Ohio Attorney General DeWine hopes additional charges in rape case helps Stuebenville move forward

Grand jury charges principal, superintendent, coaches Nov. 25

by THOMAS J. SHEERAN Associated Press Published:

Steubenville -- Long-anticipated charges against adults implicated in the aftermath of a 16-year-old girl's rape offer the community a chance to begin putting the case behind it, according to Ohio's attorney general.

A grand jury on Nov. 25 charged a school superintendent and three others with lying or failing to report possible child abuse after an investigation prompted by the rape of the West Virginia girl by two high school football players.

"This community is rectifying the problem. This community is taking charge. This community is fixing things. This community is holding people accountable," Attorney General Mike DeWine said Nov. 25. "That's what this grand jury did."

The investigation included crimes committed in connection with the case against two members of the celebrated Steubenville High School football team as well as a separate alleged rape that happened in April 2012, four months before the assault that drew nationwide attention over allegations that prosecutors should have charged more players.

Hacker activists helped propel coverage of the rape case and press allegations of a cover-up, including reposting of a 12-minute Internet video made within hours of the attacks in which a former Steubenville student joked about the victim.

DeWine convened the grand jury to look into the behavior of school administrators and other adults in the community after the two players were convicted last March. Under the law, educators are required to report allegations of child abuse.

Two people had already been charged before Steubenville Superintendent Mike McVey, strength coach Seth Fluharty, volunteer football coach Matthew Belardine and elementary school principal Lynnett Gorman were charged Nov. 25.

McVey's charges include felony counts of obstructing justice and tampering with evidence and a misdemeanor charge alleging he made a false statement in April 2012. McVey's attorney didn't immediately return messages.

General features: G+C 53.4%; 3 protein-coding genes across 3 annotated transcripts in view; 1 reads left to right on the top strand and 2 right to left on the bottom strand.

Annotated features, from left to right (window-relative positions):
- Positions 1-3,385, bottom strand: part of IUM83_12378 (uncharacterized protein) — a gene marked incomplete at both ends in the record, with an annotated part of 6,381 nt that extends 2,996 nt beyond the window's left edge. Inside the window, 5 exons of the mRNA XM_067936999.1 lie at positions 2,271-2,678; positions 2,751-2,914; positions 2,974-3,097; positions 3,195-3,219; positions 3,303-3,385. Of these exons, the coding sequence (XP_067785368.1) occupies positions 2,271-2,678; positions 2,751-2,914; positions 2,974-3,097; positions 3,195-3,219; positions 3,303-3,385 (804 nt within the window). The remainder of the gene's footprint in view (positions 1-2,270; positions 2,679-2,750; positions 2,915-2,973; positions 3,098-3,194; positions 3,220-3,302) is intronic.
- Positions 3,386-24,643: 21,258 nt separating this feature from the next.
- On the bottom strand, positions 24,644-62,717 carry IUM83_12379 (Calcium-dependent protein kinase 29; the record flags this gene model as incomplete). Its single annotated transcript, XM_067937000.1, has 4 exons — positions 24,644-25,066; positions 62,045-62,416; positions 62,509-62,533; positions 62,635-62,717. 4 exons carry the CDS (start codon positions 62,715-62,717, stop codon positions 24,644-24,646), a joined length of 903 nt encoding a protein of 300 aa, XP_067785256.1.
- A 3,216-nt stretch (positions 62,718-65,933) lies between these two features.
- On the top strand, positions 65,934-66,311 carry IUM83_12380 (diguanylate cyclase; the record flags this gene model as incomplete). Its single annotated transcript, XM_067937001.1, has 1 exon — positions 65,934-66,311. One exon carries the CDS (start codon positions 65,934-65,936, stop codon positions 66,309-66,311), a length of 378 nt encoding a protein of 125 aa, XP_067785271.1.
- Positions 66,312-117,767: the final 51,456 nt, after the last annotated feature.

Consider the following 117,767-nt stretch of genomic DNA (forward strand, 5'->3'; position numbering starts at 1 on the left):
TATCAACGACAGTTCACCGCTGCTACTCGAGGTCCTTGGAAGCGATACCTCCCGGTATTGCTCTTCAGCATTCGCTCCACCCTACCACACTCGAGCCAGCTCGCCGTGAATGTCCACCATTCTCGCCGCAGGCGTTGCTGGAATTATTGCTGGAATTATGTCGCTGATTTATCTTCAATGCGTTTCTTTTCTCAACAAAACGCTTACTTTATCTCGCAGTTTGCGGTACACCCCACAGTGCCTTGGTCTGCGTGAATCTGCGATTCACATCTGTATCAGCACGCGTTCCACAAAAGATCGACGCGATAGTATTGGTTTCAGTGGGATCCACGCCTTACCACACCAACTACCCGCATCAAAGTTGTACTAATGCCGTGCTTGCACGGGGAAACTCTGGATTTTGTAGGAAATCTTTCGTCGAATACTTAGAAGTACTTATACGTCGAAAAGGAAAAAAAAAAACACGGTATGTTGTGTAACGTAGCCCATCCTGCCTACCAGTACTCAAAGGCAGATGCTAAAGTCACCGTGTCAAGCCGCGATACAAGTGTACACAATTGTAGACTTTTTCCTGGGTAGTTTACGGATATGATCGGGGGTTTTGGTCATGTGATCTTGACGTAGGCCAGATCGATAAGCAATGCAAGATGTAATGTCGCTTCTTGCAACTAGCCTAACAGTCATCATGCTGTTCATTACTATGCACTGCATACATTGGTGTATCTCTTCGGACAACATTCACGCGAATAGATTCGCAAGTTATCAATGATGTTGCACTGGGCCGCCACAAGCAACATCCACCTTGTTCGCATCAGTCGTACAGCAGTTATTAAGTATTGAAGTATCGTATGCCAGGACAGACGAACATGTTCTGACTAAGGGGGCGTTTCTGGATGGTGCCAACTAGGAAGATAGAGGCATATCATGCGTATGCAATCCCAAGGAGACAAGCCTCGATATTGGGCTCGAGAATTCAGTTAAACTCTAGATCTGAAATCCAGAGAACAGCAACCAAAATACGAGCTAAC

Belardine, whose house authorities said was the scene of the underage drinking party that preceded the rape last summer, faces several misdemeanor charges, including making a false statement and contributing to underage alcohol consumption. Belardine will plead not guilty, said Columbus attorney Brian Duncan.

Fluharty was charged with failing to report possible child abuse in August 2012. Columbus attorney Tom Tyack said he had been contacted to represent Fluharty but could not comment.

Gorman is charged with failing to report possible child abuse in April 2012. Her attorney, Stephen LaMatrice, said she will plead not guilty and the charge isn't connected to the football players' case, but declined to elaborate.

State law in Ohio requires a lengthy list of public and private workers -- including school administrators, teachers and employees -- to immediately report suspected cases of abuse or neglect.

DeWine announced the grand jury's creation March 17, the day a judge convicted Ma'Lik Richmond and Trent Mays of digitally penetrating the West Virginia girl after an alcohol-fueled party that followed a team scrimmage.

The grand jury earlier charged the Steubenville schools' information technology director with tampering with evidence, obstructing justice, obstructing official business and perjury. The panel also indicted that man's daughter on theft and receiving stolen property charges unrelated to the rape case. Both pleaded not guilty.

DeWine said he believes the grand jury's work is done, barring any new evidence, and acknowledged people may wonder why still others weren't charged.

"It's not necessarily a crime to be insensitive or to be mean-spirited, or just to be stupid," DeWine said.

Associated Press writers Kantele Franko, Mitch Stacy and Andrew Welsh-Huggins in Columbus, and John Seewer in Toledo contributed to this report.

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